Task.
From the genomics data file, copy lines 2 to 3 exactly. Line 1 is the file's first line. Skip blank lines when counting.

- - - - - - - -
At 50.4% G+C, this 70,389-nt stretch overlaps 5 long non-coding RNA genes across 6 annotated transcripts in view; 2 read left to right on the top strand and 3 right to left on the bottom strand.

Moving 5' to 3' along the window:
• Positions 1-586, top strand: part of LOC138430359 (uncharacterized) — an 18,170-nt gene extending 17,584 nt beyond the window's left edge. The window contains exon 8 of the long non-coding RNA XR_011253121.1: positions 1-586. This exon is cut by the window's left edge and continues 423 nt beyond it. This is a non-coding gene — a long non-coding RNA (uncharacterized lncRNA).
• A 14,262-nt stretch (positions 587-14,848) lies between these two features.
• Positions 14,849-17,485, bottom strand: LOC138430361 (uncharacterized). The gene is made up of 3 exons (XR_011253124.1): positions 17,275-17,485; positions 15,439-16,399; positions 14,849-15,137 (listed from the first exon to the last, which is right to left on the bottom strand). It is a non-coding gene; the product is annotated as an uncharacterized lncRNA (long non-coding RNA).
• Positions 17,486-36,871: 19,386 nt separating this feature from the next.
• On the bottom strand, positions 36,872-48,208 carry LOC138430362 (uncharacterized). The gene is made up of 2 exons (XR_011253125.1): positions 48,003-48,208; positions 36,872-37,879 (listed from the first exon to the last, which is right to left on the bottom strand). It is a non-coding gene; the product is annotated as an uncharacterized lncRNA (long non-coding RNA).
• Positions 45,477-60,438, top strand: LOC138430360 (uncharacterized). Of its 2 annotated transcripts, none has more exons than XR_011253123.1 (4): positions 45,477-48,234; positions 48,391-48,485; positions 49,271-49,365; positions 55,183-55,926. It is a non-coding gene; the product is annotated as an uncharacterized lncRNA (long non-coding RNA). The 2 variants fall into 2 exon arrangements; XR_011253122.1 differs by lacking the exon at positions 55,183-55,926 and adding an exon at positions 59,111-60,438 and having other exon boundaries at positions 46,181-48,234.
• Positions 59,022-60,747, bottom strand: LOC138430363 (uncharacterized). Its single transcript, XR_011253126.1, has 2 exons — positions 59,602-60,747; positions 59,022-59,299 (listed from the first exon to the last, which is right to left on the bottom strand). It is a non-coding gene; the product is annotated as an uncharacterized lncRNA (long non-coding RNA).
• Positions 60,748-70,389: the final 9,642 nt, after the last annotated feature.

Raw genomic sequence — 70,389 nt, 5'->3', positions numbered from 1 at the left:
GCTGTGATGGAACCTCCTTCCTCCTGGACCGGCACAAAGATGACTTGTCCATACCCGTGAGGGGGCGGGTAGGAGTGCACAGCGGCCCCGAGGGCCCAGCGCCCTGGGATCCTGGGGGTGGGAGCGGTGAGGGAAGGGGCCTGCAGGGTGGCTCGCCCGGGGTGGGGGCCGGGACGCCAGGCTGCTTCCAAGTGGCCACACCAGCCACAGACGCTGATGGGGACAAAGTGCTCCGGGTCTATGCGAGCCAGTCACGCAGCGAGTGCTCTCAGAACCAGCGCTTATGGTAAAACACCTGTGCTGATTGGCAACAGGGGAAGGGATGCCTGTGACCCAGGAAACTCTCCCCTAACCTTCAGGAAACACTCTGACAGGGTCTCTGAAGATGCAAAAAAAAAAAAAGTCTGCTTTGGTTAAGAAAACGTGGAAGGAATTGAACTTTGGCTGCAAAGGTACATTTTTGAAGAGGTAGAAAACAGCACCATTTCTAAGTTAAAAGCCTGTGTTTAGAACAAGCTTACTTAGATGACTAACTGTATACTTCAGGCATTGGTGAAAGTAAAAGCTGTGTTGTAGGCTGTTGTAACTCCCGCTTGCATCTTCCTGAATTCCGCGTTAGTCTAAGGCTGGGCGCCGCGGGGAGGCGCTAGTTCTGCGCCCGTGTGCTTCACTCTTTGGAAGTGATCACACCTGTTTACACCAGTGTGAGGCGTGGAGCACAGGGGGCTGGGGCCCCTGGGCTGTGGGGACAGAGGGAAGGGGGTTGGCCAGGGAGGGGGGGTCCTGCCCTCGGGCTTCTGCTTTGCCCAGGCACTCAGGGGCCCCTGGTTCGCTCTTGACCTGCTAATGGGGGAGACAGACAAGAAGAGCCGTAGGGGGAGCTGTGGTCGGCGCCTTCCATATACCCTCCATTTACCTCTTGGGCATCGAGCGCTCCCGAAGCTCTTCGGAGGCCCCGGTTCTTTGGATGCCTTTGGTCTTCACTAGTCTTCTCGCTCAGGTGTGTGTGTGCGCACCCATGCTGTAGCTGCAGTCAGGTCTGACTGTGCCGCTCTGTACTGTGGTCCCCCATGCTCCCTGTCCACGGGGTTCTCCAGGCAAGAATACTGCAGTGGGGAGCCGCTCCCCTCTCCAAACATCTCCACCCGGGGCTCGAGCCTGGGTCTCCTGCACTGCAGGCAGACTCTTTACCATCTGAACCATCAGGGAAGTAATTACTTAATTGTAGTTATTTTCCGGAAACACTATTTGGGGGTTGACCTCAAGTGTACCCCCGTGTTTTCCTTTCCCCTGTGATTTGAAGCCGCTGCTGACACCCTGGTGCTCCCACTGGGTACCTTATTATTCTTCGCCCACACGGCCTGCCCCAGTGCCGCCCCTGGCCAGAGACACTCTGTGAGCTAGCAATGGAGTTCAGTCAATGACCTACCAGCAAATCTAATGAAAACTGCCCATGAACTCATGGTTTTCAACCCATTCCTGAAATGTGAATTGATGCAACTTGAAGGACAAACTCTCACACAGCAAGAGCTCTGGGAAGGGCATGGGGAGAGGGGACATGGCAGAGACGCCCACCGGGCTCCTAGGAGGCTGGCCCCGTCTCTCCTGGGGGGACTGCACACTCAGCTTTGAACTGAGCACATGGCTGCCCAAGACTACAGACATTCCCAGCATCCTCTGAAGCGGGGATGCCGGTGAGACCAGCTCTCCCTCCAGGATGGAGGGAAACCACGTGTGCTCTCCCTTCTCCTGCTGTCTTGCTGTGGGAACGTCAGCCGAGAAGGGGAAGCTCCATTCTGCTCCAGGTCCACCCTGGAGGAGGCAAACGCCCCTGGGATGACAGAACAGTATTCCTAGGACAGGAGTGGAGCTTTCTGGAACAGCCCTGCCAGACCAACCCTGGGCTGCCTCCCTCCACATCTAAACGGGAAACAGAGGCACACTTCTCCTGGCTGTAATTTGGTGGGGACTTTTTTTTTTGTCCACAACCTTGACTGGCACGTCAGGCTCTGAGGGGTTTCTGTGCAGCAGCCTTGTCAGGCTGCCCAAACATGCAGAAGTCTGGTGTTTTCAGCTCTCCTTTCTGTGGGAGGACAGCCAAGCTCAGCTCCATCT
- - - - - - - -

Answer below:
Moving 5' to 3' along the window:
• Positions 1-586, top strand: part of LOC138430359 (uncharacterized) — an 18,170-nt gene extending 17,584 nt beyond the window's left edge. The window contains exon 8 of the long non-coding RNA XR_011253121.1: positions 1-586. This exon is cut by the window's left edge and continues 423 nt beyond it. This is a non-coding gene — a long non-coding RNA (uncharacterized lncRNA).